They claimed that in August 2001, Hatfill had an opportunity to work on a huge CIA-sponsored project for the company and had to "upgrade" his low-level government security clearance for the job.

But when Hatfill failed the polygraph, even his existing clearance was revoked.

Company officials say they gave him six months to get it restored, and fired him in March because he was unable to do so.

The CIA has refused comment on the polygraph.

13 August 2002 South Africa: "Guards end strike over lie-detector test"
Graeme Hosken of the Durban, South Africa Daily News reports. Excerpt:

The three-day strike by Fidelity Cash Management Services employees ended on Tuesday when workers and management agreed to sit down and talk about their disputes.

Fidelity Cash Management Services employees went on strike on Saturday to protest about the compulsory polygraph test which workers are required to take in the event of an armed robbery.

Strikers were demanding that the polygraph tests, which have been conducted for eight years, be ended immediately.

12 August 2002 South Africa: "Fidelity Cash men on strike in Durban"
Graeme Hosken of the Durban, South Africa Daily News reports on a strike over polygraph "testing." This short article is cited here in full:

Scores of Durban's automatic teller machines (ATMs) and businesses are expected to run dry on Monday after Fidelity Cash Management Services (FCMS) employees went on strike over the weekend.

The strike - which began on Saturday and is set to continue throughout the week and possibly into next week - is expected to affect hundreds of ATMs and businesses in KwaZulu-Natal and Gauteng.

The strike is over a compulsory polygraph test as well as, say workers, the fact that they are being forced to pay for cash boxes that are damaged during robberies.

Strikers are demanding the polygraph tests, which have been conducted for the last eight years, be ended immediately.

Rob Nimmo, operations director for FCMS, said on Saturday strikers demanded that management put a moratorium on the polygraph tests.

"We obviously refused. The aim of the test, which is conducted in the event of an incident such as a robbery, is to prove the staff's innocence and to clear their names. Not to prove their guilt," he said.

Nimmo said there was no substance to allegations that crews were being forced to pay for damaged cash boxes.

9 August 2002 "Polygraph Hypocrisy"

Dr. Alan P. Zelicoff, a senior scientist at the Center for National Security and Arms Control in Albuquerque writes in this Washington Post opinion article. Excerpt:

Last month Sen. Richard Shelby of Alabama, ranking Republican on the Senate Select Committee on Intelligence, set about investigating an apparent congressional leak. It involved a National Security Agency intercept of a telephone conversation in Arabic conducted on Sept. 10, 2001, and proclaiming that the following day was to be "zero hour."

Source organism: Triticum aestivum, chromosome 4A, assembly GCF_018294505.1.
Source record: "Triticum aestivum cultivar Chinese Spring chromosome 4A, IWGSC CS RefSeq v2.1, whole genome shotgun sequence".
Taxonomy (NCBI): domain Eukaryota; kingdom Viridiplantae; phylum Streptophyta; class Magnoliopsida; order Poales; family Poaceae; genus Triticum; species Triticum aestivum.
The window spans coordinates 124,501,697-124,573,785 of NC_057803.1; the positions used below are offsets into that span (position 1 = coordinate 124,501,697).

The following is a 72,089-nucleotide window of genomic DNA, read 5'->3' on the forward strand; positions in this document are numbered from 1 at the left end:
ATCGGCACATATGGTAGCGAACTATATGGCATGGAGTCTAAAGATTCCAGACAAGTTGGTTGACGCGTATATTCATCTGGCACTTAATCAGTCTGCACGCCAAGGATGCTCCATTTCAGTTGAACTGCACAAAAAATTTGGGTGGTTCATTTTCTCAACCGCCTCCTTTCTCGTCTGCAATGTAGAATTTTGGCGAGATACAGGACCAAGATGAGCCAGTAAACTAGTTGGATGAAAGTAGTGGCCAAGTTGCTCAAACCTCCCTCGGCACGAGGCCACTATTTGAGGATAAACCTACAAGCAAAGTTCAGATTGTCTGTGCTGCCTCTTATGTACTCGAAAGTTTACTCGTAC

Unable to find the source of the leak themselves, the chairmen of the House and Senate intelligence committees, Rep. Porter J. Goss (R-Fla.) and Sen. Bob Graham (D-Fla.), asked the FBI for assistance, pledging the full cooperation of committee members and their staffs.

And that is what the FBI was getting -- until the FBI took a step that is pretty much routine in investigations of this kind: It requested that certain key figures take polygraph examination -- in this case members of Congress. They refused.

"I don't know who among us would take a lie-detector test,'' said Sen. Shelby. "First of all, they're not even admissible in court, and second of all, the leadership [of both parties] have told us not to do that."

This from the man who recently created a massive program to polygraph some 15,000 scientists at Department of Energy laboratories and to remove their security clearances if they declined. In 2000, when he was then chairman of the Senate intelligence panel, Shelby was outraged over possible loss of nuclear weapons data from Los Alamos National Labs to China. Determined to find "the spy" (no spy has ever been found), Shelby dramatically expanded the use of polygraphs at the National Laboratories (Sandia, Los Alamos and Livermore ) by crafting amendments to the defense authorization bill. At the last minute, in conference, he inserted language that prevented the secretary of energy from waiving the polygraph under any circumstances.

This action by Shelby was taken in the face of a slew of scientific evidence showing that polygraphs are useless or worse in ferreting out spies. Indeed, as senior management and technical staff at each of the labs informed Congress, an unfocused, widespread use of polygraphs would actually undermine national security by demoralizing staff and forcing some scientists to quit doing unique work in protest, or because of "false positives," which are ubiquitous in the world of polygraphing. This is precisely what has occurred.

Shelby is not alone, of course, in once placing blind faith in the accuracy of the polygraph; few members of Congress dare question the longstanding tradition of polygraphing everyone who works at the CIA or in other sensitive national security positions, such as the nuclear weapons program at the Department of Energy.